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Zac Jiang
Zac Jiang

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Here is how you write scalable and maintainable React components for projects of any size.

We all know React is a library and not a framework, and that, unfortunately, is it's biggest drawback.

Compared to the other 2 popular frontend frameworks out there; Angular and Vue, React really is the odd child.

I wholeheartedly believe that we all should be using frameworks rather than libraries to create SPA (single-page applications); as it gives structure to the code base. The reason why React is the most popular of the 3 is that it is a library, and developers can "whip" something up quickly without following the strict guidelines of a framework. This is one of the main reasons why it propelled React to the top of the popularity scale.

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Open positions for React, Angular and Vue developers for October 2018. Ref 1

But just because something is popular, doesn't mean it is the best. Given that it is an unopinionated library, developers have free rain on how they structure their code base; or not structure it at all. This isn't a good thing majority of the time, especially for larger projects. I have seen a lot of crazy React code in my time, and let me tell you, it is CRAZY. I have worked with code bases that are one index.js file long. And other instances where all the components for one page is in one file.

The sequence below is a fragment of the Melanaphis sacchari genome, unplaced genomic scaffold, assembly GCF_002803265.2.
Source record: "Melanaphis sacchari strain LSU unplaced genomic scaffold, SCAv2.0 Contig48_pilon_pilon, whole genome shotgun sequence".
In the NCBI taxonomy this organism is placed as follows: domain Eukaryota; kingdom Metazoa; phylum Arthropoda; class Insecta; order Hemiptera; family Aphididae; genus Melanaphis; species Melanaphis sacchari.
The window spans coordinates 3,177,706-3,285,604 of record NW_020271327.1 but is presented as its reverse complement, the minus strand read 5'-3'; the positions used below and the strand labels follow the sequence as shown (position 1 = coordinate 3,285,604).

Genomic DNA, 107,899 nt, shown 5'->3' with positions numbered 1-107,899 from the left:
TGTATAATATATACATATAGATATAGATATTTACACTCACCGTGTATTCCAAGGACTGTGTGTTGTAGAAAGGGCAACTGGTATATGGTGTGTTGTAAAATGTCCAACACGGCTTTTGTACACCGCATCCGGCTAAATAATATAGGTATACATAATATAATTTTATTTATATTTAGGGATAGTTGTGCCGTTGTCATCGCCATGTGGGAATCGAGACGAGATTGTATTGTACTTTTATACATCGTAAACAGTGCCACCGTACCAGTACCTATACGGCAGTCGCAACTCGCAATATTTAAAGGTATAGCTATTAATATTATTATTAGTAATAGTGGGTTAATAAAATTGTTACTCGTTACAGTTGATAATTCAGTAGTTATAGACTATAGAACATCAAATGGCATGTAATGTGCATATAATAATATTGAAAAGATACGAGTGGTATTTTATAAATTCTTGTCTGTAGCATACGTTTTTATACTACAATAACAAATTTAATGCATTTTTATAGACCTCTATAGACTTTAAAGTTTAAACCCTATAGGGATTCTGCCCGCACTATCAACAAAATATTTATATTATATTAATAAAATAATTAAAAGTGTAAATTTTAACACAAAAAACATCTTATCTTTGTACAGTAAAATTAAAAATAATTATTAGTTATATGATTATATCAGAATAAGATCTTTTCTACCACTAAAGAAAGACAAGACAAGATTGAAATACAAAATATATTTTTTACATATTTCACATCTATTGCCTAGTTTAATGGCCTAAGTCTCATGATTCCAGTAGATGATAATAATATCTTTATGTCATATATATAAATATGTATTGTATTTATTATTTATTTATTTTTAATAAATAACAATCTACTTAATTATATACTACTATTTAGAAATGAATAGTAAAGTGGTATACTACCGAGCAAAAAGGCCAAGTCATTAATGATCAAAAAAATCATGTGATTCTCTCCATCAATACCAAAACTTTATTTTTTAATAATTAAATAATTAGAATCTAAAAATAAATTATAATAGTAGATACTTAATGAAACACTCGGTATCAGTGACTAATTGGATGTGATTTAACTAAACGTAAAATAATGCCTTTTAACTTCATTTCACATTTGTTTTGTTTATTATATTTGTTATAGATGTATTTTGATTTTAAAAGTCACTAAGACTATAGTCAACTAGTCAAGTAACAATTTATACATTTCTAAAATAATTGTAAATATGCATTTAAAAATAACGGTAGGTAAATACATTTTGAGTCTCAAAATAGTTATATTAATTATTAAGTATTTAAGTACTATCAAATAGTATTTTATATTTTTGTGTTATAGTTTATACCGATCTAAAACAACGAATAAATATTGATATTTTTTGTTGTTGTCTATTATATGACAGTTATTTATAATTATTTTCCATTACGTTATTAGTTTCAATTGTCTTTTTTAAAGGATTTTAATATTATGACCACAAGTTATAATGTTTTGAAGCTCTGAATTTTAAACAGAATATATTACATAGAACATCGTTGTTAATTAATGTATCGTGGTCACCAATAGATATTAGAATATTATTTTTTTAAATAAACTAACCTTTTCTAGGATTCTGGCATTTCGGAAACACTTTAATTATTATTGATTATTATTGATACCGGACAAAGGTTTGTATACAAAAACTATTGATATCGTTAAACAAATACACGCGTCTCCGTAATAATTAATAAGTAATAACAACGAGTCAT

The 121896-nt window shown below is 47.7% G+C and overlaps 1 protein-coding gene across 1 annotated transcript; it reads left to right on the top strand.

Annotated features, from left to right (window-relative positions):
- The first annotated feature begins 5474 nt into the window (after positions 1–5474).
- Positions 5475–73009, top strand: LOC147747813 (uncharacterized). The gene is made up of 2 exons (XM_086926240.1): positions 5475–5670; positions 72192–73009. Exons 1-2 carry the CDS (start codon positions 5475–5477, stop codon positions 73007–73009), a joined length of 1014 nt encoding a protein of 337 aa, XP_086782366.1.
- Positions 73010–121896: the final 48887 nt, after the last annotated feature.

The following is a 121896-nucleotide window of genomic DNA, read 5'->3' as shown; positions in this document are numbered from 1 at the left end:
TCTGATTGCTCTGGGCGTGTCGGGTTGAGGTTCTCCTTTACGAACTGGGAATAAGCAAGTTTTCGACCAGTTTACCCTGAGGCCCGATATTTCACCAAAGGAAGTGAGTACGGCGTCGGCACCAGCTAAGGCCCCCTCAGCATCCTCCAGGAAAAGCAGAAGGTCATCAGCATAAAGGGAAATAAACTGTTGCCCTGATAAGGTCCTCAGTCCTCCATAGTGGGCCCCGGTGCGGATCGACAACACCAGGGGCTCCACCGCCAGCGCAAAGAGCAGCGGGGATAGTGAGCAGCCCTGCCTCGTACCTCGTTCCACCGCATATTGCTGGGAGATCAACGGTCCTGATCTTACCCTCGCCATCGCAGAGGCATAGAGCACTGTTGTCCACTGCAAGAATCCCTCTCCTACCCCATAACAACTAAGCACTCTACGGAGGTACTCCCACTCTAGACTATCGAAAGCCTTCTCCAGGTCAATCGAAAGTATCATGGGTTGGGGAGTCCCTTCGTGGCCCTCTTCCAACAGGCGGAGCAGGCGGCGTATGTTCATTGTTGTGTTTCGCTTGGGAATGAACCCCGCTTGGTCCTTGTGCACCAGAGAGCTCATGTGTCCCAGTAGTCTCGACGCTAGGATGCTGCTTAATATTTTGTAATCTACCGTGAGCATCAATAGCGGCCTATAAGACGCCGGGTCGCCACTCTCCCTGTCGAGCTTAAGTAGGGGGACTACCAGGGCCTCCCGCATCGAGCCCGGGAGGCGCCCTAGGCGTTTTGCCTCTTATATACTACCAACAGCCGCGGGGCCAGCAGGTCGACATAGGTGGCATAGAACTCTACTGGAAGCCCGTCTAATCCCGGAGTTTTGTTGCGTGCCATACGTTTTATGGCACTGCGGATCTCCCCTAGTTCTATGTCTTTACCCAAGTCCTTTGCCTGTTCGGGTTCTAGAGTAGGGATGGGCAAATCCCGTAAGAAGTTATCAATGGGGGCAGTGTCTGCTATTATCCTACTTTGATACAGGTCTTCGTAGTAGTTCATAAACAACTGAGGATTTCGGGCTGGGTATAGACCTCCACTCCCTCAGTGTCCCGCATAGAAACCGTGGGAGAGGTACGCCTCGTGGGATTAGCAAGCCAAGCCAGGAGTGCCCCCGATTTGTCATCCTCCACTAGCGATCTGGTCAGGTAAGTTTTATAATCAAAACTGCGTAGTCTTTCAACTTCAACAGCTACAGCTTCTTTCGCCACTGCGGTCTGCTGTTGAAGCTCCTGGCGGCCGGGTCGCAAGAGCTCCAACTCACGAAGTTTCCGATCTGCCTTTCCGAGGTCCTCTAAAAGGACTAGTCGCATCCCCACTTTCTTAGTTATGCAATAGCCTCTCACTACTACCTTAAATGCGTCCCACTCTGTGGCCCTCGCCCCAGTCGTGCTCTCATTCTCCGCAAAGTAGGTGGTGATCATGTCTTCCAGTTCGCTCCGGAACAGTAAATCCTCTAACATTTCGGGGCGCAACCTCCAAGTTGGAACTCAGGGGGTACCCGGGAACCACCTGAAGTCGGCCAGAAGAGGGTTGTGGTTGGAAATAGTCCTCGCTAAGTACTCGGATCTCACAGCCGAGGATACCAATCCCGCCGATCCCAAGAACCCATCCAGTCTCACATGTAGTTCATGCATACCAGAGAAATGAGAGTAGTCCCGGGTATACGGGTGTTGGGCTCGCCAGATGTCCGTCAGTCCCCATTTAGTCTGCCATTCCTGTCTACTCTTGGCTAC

We all have heard the phrase "React is good for small to medium size projects, but for larger projects, use Angular". Although there are truths to this, I believe React can be good for larger projects if it is structured properly.

Throughout my career, I have undoubtedly found the best way to write React; I call this the "Smart container, dumb component" method of writing React components. This method allows the project to scale and is easily maintainable.

Here is how this works; if we want to render the user list to the screen, we would create a dumb component (dumb components re-render on prop or state change) called UserList.ts which is only responsible for displaying the user list plus the loading and error states.

const UserList = ({isLoading, hasError, userList}:props) => {
  return jsx
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Then, we would create another file called UserListContainer.ts which will be our container component where all business logic resides. Such as making API requests, data manipulation and passing state to the dumb component.

const UserListContainer = () => {
// make API request
// manipulate the data
  return <UserList 
          hasError={hasError} />
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Note: one file should only contain one component.

We will do this for each component in the application, the folder structure will look like the following:

     index.ts // this is responsible for exporting the component
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Now, to use UserList component, we will import the UserListContainer to where we need it. When the UserListContainer mounts on load, it will make a query call for the user list data, manipulate the data, and pass it to the UserList component.

With this separation of concern, we can all write scalable and maintainable React code; code that is not only for ourselves but for every other developer who will be working on the project.

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